On December 20, 2019, the “Setting Every Community Up for Retirement Enhancement” Act (SECURE Act) was signed. In addition to that legislation, The Further Consolidated Appropriations Act passed on December 24, 2019, containing tax provisions addressing expiring tax credits and other tax issues. This month, I focus on the SECURE act changes.
SECURE Act Highlights
IRAs for workers over 70.5 years old. The age limit to contributing to traditional IRAs has been repealed beginning January 1, 2020. Prior to this act, people who turned 70.5 years old before the end of a year were not eligible to contribute to an IRA for that or later years, even it they otherwise would have qualified. That provision had been repealed from January 1, 2020 forward.
Donating directly from IRAs to charities. If you are 70.5 or older, you can donate up to $100,000 per year to qualifying charities and exclude that distribution from income and also still count it to help cover your Required Minimum Distribution (RMD) — also see later about RMD age. But the SECURE Act allows you to keep working and contribute to IRAs past the year you turn 70.5 (see above). A caveat to this is that you may have to reduce the excludable amount by the total IRA deductions allowed for all year ending after the date you reach age 70.5 less the total amount of reductions for all tax years preceding the current tax year. Good luck figuring that out. This provision took effect for years beginning after December 31, 2019.
Required minimum distribution age raised from 70.5 to 72 after 2019. If you turn 70.5 after December 31, 2019, you can wait an extra year and a half to start taking RMDs. 70.5 was a very strange age anyway. You can take distributions without the 10 percent penalty after you reach the age of 59.5 (an equally strange age).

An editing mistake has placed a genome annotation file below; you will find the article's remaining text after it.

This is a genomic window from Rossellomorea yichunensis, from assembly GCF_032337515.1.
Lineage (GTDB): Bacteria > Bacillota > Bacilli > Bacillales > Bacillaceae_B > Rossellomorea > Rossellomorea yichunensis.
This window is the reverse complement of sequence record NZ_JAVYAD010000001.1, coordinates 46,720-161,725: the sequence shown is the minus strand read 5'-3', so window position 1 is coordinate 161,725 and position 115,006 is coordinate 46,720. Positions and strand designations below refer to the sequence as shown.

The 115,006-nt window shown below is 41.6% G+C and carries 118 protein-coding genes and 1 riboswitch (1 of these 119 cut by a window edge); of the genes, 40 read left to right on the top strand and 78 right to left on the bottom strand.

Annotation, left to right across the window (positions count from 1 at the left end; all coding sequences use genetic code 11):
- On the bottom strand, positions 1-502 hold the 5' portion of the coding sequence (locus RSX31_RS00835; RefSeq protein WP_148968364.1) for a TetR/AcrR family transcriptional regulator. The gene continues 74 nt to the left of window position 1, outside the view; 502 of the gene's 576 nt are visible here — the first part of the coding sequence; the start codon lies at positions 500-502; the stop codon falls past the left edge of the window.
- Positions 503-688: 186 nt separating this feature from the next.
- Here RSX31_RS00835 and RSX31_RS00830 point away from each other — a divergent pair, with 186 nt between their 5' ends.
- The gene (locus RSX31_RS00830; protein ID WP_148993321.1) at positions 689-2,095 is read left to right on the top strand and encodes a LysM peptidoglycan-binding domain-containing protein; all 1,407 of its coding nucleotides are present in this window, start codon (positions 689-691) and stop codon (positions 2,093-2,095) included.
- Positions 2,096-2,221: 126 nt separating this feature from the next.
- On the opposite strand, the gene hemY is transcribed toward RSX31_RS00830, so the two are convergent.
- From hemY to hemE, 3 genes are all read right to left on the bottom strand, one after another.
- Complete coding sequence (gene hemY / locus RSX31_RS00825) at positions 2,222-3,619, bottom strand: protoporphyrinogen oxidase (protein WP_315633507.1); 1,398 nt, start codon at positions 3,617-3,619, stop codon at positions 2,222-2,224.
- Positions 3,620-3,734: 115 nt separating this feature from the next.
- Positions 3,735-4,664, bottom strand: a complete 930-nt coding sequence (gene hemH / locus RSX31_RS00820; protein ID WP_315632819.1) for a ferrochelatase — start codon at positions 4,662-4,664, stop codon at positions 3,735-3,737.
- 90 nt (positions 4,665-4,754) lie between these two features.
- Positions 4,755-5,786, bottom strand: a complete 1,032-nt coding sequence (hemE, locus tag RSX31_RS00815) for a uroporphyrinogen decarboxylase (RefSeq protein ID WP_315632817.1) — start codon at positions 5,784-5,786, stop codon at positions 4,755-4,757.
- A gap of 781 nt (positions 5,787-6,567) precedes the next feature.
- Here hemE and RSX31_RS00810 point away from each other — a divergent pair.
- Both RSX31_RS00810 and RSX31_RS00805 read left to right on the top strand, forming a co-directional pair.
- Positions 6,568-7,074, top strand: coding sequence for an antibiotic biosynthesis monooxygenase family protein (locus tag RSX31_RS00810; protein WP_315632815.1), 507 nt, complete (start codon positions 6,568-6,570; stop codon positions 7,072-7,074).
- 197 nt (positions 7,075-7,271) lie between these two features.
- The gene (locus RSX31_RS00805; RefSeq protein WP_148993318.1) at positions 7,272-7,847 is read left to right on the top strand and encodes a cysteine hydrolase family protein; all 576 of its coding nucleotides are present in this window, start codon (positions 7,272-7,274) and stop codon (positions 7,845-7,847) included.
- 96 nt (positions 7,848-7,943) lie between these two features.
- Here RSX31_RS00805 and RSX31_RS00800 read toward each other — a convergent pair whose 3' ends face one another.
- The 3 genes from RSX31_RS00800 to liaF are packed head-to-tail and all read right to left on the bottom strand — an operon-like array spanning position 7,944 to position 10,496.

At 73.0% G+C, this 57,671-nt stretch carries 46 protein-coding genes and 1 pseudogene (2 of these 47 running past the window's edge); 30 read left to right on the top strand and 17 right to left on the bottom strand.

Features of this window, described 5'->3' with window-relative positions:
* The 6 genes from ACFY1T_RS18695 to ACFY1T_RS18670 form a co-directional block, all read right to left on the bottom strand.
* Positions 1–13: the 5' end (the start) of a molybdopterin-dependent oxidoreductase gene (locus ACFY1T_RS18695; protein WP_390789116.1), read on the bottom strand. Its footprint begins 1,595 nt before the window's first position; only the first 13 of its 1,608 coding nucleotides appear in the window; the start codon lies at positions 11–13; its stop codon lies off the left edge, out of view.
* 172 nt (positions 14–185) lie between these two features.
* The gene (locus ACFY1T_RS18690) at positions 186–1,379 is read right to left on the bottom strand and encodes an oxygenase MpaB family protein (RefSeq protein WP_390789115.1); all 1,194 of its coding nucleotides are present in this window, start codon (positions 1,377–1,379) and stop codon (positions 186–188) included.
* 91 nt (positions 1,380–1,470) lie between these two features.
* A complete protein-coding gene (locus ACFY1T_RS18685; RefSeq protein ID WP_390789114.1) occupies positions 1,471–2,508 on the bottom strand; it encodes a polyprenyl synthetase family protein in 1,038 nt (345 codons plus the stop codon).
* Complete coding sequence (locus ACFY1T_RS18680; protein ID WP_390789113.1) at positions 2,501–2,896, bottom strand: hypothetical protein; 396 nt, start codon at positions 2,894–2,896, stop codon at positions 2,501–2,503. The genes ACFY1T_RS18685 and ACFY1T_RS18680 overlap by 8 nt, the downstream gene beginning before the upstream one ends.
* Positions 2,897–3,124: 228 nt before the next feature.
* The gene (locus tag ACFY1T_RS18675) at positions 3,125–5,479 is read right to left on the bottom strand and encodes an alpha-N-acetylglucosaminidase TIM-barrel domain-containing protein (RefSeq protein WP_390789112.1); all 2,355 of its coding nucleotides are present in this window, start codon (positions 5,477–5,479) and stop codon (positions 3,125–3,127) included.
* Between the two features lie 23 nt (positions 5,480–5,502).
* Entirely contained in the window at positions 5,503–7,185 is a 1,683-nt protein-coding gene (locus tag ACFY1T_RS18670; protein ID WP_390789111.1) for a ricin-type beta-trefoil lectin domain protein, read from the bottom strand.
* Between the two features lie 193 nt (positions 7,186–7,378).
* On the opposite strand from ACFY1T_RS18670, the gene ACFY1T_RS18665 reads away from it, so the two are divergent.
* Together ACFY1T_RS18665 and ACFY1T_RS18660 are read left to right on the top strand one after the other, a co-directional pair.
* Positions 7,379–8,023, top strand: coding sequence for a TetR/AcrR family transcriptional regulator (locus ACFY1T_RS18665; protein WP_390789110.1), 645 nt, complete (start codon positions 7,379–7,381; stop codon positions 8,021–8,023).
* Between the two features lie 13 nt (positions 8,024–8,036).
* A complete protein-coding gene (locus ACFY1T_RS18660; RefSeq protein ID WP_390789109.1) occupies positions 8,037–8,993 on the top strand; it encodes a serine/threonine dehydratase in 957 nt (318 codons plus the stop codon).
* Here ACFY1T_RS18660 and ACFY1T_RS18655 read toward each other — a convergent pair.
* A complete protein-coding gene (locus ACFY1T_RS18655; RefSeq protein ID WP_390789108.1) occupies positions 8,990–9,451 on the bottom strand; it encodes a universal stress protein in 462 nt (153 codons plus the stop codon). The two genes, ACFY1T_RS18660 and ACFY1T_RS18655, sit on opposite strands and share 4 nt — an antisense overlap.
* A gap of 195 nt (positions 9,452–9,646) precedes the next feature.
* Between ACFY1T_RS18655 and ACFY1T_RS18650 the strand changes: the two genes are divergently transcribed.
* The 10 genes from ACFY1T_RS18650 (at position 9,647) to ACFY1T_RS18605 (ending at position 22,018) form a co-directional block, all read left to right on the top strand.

Death of stretch IRAs. An increasingly popular estate planning tool has been the ability to set up qualifying individuals as beneficiaries of your IRA and when you pass, they can begin taking distributions over their life expectancies, not yours. Typically, that is a tremendous benefit, which may allows IRAs to effectively be a multi-generational investment vehicle, allowing for tax to be deferred over many years. Well, that’s been repealed by the SECURE Act. While the surviving spouse can still take the distributions over his or her life expectancy, there generally isn’t that great of a difference in age between spouses as there is between the decedent and their children or even their grandchildren. Now, basically, other than your spouse, the maximum deferral is 10 years for IRA owners dying after December 31, 2019. So, if you have a stretch IRA as part of your estate plan, you may want to revisit that issue.
Section 529 plans expanded. Now you can cover registered apprenticeships and distributions to repay student loans of a beneficiary or siblings up to $10,000 lifetime limit for years 2019 and after. These distributions can be used to pay all kinds of expenses (not covered in this column), but could not be used to pay for apprenticeships or student loans in prior years. Now you can.
Penalty-free plan withdrawals for birth or adoption of a child. You may take a penalty-free distribution from “applicable eligible retirement plans” of up to $5,000 per taxpayer. This is effective for years beginning after 2019.
As always, there are numerous rules which may affect your implementation of any of the topics covered in this column, and also as noted, Congress has a sneaky way of passing law changes at the drop of a hat, so please do your research or contact your tax advisor before undertaking any of the strategies mentioned here.